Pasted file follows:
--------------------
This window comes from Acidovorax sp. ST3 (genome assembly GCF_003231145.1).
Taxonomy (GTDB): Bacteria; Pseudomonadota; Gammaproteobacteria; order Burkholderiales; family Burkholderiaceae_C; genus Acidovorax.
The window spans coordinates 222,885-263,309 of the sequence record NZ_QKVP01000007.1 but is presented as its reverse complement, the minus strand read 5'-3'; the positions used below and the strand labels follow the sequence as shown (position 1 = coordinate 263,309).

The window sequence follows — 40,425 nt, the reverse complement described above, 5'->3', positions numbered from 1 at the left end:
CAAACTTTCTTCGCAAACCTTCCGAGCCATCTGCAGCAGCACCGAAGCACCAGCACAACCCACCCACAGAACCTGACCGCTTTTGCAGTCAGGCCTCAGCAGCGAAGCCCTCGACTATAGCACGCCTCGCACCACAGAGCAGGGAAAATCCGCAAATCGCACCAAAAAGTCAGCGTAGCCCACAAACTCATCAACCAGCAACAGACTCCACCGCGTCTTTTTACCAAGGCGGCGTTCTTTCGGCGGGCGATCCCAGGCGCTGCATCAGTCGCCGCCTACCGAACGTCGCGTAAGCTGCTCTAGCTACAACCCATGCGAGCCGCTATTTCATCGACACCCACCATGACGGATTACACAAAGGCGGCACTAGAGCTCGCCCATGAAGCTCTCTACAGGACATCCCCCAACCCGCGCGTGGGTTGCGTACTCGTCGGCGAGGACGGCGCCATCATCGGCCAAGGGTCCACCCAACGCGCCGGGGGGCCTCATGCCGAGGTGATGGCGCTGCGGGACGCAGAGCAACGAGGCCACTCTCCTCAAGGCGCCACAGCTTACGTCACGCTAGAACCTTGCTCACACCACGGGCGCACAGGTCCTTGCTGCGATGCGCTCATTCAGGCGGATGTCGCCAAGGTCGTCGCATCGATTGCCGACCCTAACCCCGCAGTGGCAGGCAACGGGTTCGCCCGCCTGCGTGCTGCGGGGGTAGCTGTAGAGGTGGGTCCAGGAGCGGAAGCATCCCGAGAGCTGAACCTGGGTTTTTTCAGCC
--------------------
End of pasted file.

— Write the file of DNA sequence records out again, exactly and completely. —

This window comes from Acidovorax sp. ST3 (genome assembly GCF_003231145.1).
Taxonomy (GTDB): Bacteria; Pseudomonadota; Gammaproteobacteria; order Burkholderiales; family Burkholderiaceae_C; genus Acidovorax.
The window spans coordinates 222,885-263,309 of the sequence record NZ_QKVP01000007.1 but is presented as its reverse complement, the minus strand read 5'-3'; the positions used below and the strand labels follow the sequence as shown (position 1 = coordinate 263,309).

The window sequence follows — 40,425 nt, the reverse complement described above, 5'->3', positions numbered from 1 at the left end:
CAAACTTTCTTCGCAAACCTTCCGAGCCATCTGCAGCAGCACCGAAGCACCAGCACAACCCACCCACAGAACCTGACCGCTTTTGCAGTCAGGCCTCAGCAGCGAAGCCCTCGACTATAGCACGCCTCGCACCACAGAGCAGGGAAAATCCGCAAATCGCACCAAAAAGTCAGCGTAGCCCACAAACTCATCAACCAGCAACAGACTCCACCGCGTCTTTTTACCAAGGCGGCGTTCTTTCGGCGGGCGATCCCAGGCGCTGCATCAGTCGCCGCCTACCGAACGTCGCGTAAGCTGCTCTAGCTACAACCCATGCGAGCCGCTATTTCATCGACACCCACCATGACGGATTACACAAAGGCGGCACTAGAGCTCGCCCATGAAGCTCTCTACAGGACATCCCCCAACCCGCGCGTGGGTTGCGTACTCGTCGGCGAGGACGGCGCCATCATCGGCCAAGGGTCCACCCAACGCGCCGGGGGGCCTCATGCCGAGGTGATGGCGCTGCGGGACGCAGAGCAACGAGGCCACTCTCCTCAAGGCGCCACAGCTTACGTCACGCTAGAACCTTGCTCACACCACGGGCGCACAGGTCCTTGCTGCGATGCGCTCATTCAGGCGGATGTCGCCAAGGTCGTCGCATCGATTGCCGACCCTAACCCCGCAGTGGCAGGCAACGGGTTCGCCCGCCTGCGTGCTGCGGGGGTAGCTGTAGAGGTGGGTCCAGGAGCGGAAGCATCCCGAGAGCTGAACCTGGGTTTTTTCAGCC